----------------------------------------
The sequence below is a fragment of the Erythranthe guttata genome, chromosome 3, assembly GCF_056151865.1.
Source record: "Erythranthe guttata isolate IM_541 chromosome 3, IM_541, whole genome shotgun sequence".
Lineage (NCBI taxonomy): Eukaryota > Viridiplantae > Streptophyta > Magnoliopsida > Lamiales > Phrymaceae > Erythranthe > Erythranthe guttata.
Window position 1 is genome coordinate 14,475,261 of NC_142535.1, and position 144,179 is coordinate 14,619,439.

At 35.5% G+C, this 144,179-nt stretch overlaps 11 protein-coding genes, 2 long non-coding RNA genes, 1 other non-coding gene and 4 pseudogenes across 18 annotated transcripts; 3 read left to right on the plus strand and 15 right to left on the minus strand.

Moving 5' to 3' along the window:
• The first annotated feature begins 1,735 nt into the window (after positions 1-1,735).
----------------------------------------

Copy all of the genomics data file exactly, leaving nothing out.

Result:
The sequence below is a fragment of the Erythranthe guttata genome, chromosome 3, assembly GCF_056151865.1.
Source record: "Erythranthe guttata isolate IM_541 chromosome 3, IM_541, whole genome shotgun sequence".
Lineage (NCBI taxonomy): Eukaryota > Viridiplantae > Streptophyta > Magnoliopsida > Lamiales > Phrymaceae > Erythranthe > Erythranthe guttata.
Window position 1 is genome coordinate 14,475,261 of NC_142535.1, and position 144,179 is coordinate 14,619,439.

At 35.5% G+C, this 144,179-nt stretch overlaps 11 protein-coding genes, 2 long non-coding RNA genes, 1 other non-coding gene and 4 pseudogenes across 18 annotated transcripts; 3 read left to right on the plus strand and 15 right to left on the minus strand.

Moving 5' to 3' along the window:
• The first annotated feature begins 1,735 nt into the window (after positions 1-1,735).